Virtual Wildland Fire Resource Advisor Training Allows More Participants

NPS wildland firefighters standing and sitting in parking lot in front of vehicles near forest
Yosemite National Park: Resource Advisor Jun Kinoshita briefs fire fighters about resource concerns.

NPS Photo

The National Park Service recently conducted Wildfire Resource Advisor training for over 600 interagency participants. Resource Advisors, or “READs”, play a crucial role protecting resources during wildland fires by advising fire managers on impacts from wildfires and fire suppression efforts. The three-day online webinar reached over 600 participants and was a resounding success. Students successfully completing the post-course evaluation received credit for the National Wildfire Coordinating Group course, N-9042.

“This is the second year we have hosted the training via webinar due to the ongoing COVID-19 environment,” said Cedar Drake, course organizer from North Cascades National Park. “Online training has it’s challenges, but we are really pleased with the student comments and high number of people we have been able to reach.”

The course organizers managed to make the most out of what could have been construed as challenges. In an in-person, brick-and-mortar environment, course participants are usually limited to 25-60 participants. This webinar allowed the training to host ten times that with participants from around the country. Attendees represented a wide spectrum of agencies, disciplines, and twelve Native American Tribes, many of whom would not have been able to attend in person.

“Virtual training can be a cost-effective way to get staff prepared for the upcoming fire season,” said Nelson Siefkin, the course registrar and READ Coordinator for NPS Regions 8,9,10, and 12. “If there is one thing COVID-19 has taught us, it is that there are other ways of doing business and even after things return to ‘normal’ we may continue to utilize virtual means for accomplishing work as practical and appropriate.”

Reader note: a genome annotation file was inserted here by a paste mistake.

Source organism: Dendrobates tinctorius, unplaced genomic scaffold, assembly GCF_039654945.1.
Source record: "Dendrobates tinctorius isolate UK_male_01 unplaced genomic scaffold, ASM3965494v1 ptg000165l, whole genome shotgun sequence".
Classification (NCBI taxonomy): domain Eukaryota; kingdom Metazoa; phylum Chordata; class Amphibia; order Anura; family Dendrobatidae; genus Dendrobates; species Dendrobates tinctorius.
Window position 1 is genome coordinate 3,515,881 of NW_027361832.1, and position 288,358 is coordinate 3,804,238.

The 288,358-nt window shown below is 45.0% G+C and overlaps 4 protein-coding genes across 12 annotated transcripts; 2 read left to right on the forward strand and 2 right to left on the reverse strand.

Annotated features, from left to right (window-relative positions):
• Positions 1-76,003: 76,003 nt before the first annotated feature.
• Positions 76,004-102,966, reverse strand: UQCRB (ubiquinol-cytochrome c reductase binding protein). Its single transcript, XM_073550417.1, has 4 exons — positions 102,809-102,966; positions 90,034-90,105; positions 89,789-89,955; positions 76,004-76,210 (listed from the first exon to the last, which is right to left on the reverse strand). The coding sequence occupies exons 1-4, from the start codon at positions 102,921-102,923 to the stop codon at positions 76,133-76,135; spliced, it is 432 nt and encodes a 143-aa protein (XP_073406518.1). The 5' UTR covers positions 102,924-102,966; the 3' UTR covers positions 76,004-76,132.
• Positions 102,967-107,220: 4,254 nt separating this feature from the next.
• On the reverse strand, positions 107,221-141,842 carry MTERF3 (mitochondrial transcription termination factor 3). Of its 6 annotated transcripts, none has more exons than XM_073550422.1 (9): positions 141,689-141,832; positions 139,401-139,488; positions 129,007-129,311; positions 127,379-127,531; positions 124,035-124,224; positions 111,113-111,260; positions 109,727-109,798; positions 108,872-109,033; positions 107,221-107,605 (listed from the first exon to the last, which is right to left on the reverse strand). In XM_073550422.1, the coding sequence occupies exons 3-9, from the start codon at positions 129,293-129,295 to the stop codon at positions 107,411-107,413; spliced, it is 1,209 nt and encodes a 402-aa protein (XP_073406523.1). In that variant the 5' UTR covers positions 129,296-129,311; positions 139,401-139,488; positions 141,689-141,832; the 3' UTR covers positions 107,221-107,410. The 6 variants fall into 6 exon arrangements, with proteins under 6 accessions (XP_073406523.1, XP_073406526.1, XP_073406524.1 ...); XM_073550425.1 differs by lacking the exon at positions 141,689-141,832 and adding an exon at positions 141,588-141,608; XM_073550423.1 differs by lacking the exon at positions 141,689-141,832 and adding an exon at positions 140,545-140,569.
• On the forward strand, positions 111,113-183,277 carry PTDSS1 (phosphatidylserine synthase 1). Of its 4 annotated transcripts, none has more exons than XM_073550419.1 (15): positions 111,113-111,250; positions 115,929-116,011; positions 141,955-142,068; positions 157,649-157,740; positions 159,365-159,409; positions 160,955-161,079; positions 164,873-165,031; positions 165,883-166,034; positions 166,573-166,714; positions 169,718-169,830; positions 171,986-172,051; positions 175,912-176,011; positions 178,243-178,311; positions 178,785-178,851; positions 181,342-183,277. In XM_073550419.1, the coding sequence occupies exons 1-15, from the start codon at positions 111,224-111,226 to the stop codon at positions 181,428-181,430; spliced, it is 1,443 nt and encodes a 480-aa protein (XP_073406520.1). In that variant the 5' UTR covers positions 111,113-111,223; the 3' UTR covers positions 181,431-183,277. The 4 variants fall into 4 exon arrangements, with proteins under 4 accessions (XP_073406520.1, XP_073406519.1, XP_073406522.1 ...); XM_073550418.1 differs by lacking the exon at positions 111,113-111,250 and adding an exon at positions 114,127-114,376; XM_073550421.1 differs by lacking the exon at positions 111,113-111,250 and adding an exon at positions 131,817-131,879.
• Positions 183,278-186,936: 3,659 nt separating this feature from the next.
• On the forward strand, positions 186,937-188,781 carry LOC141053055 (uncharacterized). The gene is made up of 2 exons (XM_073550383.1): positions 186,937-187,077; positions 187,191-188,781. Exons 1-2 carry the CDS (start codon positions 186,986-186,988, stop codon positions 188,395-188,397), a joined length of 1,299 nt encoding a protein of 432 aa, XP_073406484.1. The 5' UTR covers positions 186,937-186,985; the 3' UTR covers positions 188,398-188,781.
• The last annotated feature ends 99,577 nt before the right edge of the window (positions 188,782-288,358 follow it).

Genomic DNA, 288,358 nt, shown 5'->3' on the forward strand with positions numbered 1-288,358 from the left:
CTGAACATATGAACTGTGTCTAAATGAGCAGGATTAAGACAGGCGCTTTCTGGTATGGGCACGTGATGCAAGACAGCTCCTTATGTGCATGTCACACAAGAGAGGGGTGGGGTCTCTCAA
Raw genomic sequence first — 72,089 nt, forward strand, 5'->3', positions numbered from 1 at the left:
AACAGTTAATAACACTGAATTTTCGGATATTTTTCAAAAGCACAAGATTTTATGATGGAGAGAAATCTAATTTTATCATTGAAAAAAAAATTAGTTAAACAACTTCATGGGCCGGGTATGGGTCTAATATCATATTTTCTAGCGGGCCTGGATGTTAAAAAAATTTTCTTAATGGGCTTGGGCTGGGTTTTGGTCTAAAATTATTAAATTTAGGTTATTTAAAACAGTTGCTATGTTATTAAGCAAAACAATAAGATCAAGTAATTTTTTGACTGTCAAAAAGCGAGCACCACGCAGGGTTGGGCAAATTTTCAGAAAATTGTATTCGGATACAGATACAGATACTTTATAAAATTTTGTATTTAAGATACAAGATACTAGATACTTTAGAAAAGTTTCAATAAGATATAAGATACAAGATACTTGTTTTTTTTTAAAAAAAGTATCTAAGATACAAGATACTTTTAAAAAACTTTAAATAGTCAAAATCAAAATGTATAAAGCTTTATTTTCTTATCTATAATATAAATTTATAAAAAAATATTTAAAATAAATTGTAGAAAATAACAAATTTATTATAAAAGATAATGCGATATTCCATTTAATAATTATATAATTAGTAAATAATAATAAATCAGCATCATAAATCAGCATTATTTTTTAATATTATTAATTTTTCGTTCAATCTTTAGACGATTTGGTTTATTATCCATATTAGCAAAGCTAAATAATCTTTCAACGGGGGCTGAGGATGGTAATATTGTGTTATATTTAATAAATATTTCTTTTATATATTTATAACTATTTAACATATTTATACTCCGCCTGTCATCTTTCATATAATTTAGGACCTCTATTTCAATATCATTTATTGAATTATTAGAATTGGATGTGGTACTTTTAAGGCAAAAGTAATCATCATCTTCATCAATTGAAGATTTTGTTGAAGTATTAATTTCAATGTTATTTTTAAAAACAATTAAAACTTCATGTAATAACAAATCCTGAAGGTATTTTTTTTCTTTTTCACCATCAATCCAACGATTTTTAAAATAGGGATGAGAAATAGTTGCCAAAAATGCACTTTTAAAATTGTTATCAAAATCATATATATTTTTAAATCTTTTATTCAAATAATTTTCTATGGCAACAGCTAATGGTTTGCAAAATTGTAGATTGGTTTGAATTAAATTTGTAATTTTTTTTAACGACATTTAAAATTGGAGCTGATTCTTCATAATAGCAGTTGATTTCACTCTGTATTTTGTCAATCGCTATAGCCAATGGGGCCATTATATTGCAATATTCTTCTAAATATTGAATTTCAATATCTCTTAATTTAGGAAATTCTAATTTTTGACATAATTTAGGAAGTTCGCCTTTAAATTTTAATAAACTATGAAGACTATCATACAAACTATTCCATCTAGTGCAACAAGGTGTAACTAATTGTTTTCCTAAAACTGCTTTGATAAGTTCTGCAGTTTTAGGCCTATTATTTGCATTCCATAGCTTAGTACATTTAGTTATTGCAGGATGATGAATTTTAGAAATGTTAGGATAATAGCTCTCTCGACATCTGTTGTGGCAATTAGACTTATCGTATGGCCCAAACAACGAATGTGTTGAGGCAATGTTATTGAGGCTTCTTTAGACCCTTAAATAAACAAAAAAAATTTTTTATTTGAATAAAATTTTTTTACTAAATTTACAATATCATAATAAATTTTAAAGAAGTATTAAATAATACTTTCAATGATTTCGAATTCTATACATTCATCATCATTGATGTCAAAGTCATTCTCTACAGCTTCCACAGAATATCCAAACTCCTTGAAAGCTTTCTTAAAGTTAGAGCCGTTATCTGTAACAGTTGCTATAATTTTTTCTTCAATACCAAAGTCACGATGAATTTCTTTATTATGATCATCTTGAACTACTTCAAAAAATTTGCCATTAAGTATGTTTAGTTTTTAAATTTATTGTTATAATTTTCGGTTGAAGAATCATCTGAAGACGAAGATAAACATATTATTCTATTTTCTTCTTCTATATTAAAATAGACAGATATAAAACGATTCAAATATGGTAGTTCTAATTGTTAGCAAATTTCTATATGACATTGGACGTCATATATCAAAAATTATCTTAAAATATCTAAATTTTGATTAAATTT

The virtual nature of the training attracted attendees from all over. Participants logged in from as far away as Alaska to Maine. Additionally, the instructor cadre selected for the course represented an extensive combined READ expertise in teaching of this course, and brought together a group of experts that even in non-COVID-19 years would have been hard to assemble. The presenters, all of whom have worked together in the past, clearly share a philosophy, passion, and commitment to the position. They were able to come together in a positive, collaborative way that created an inclusive, warm, respectful, team environment that many participants noticed and appreciated.

One participant commented on a presentation by Jason Nez, Archaeological Technician at Grand Canyon National Park, “Jason's perspective on life and values are very inspirational and a breath of fresh air. Definitely someone I would love to work with. Thank you for your words.”

The webinar was recorded, adding to the body of reference material for future use-which will extend the reach of the course even further, and allowing students to revisit key concepts or knowledge.

“In a year when many training courses are being cancelled and the need for those willing to serve in any wildland fire capacity is projected to be greater than ever, this Wildland Fire Resource Advisor course demonstrated NPS creativity, and leadership in the commitment to resource protection,” said Lisa Hanson, past-chair of the National Wildfire Coordinating Group subcommittee on Resource Advising.

Last updated: April 15, 2021